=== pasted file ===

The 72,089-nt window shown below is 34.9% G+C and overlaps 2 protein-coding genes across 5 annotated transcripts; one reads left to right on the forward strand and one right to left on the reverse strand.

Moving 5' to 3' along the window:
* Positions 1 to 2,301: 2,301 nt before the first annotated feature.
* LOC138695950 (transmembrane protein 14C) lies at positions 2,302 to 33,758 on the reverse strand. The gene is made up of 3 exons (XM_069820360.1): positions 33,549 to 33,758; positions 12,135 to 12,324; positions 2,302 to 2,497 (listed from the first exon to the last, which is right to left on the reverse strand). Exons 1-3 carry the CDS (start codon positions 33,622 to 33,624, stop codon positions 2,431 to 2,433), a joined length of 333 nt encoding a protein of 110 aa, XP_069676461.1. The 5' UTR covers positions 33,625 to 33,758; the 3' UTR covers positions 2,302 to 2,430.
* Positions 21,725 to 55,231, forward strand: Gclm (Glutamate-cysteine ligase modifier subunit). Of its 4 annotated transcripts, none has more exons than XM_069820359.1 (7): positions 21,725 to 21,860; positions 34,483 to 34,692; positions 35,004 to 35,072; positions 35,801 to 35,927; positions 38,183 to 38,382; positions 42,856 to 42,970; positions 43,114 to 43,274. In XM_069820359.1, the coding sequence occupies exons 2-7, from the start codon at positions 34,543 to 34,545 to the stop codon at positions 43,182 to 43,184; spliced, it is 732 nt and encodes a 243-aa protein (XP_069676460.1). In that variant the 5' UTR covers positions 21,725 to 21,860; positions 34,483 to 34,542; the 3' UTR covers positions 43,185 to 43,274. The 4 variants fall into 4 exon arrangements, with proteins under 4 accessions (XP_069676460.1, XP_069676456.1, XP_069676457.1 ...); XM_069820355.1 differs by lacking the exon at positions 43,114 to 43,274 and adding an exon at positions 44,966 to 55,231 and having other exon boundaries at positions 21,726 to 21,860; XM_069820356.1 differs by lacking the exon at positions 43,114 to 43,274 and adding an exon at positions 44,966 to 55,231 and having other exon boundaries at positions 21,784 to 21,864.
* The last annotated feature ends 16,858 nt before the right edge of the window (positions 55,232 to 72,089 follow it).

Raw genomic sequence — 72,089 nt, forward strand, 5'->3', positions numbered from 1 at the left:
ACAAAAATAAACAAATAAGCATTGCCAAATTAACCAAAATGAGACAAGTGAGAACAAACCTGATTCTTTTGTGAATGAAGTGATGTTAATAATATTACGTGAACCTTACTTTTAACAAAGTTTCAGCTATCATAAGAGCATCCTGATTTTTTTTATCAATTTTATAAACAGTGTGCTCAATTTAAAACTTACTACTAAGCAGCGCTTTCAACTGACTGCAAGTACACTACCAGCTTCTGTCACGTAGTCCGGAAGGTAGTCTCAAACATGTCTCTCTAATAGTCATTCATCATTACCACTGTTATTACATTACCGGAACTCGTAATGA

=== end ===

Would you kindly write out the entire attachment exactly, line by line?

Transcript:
The 72,089-nt window shown below is 34.9% G+C and overlaps 2 protein-coding genes across 5 annotated transcripts; one reads left to right on the forward strand and one right to left on the reverse strand.

Moving 5' to 3' along the window:
* Positions 1 to 2,301: 2,301 nt before the first annotated feature.
* LOC138695950 (transmembrane protein 14C) lies at positions 2,302 to 33,758 on the reverse strand. The gene is made up of 3 exons (XM_069820360.1): positions 33,549 to 33,758; positions 12,135 to 12,324; positions 2,302 to 2,497 (listed from the first exon to the last, which is right to left on the reverse strand). Exons 1-3 carry the CDS (start codon positions 33,622 to 33,624, stop codon positions 2,431 to 2,433), a joined length of 333 nt encoding a protein of 110 aa, XP_069676461.1. The 5' UTR covers positions 33,625 to 33,758; the 3' UTR covers positions 2,302 to 2,430.
* Positions 21,725 to 55,231, forward strand: Gclm (Glutamate-cysteine ligase modifier subunit). Of its 4 annotated transcripts, none has more exons than XM_069820359.1 (7): positions 21,725 to 21,860; positions 34,483 to 34,692; positions 35,004 to 35,072; positions 35,801 to 35,927; positions 38,183 to 38,382; positions 42,856 to 42,970; positions 43,114 to 43,274. In XM_069820359.1, the coding sequence occupies exons 2-7, from the start codon at positions 34,543 to 34,545 to the stop codon at positions 43,182 to 43,184; spliced, it is 732 nt and encodes a 243-aa protein (XP_069676460.1). In that variant the 5' UTR covers positions 21,725 to 21,860; positions 34,483 to 34,542; the 3' UTR covers positions 43,185 to 43,274. The 4 variants fall into 4 exon arrangements, with proteins under 4 accessions (XP_069676460.1, XP_069676456.1, XP_069676457.1 ...); XM_069820355.1 differs by lacking the exon at positions 43,114 to 43,274 and adding an exon at positions 44,966 to 55,231 and having other exon boundaries at positions 21,726 to 21,860; XM_069820356.1 differs by lacking the exon at positions 43,114 to 43,274 and adding an exon at positions 44,966 to 55,231 and having other exon boundaries at positions 21,784 to 21,864.
* The last annotated feature ends 16,858 nt before the right edge of the window (positions 55,232 to 72,089 follow it).

Raw genomic sequence — 72,089 nt, forward strand, 5'->3', positions numbered from 1 at the left:
ACAAAAATAAACAAATAAGCATTGCCAAATTAACCAAAATGAGACAAGTGAGAACAAACCTGATTCTTTTGTGAATGAAGTGATGTTAATAATATTACGTGAACCTTACTTTTAACAAAGTTTCAGCTATCATAAGAGCATCCTGATTTTTTTTATCAATTTTATAAACAGTGTGCTCAATTTAAAACTTACTACTAAGCAGCGCTTTCAACTGACTGCAAGTACACTACCAGCTTCTGTCACGTAGTCCGGAAGGTAGTCTCAAACATGTCTCTCTAATAGTCATTCATCATTACCACTGTTATTACATTACCGGAACTCGTAATGA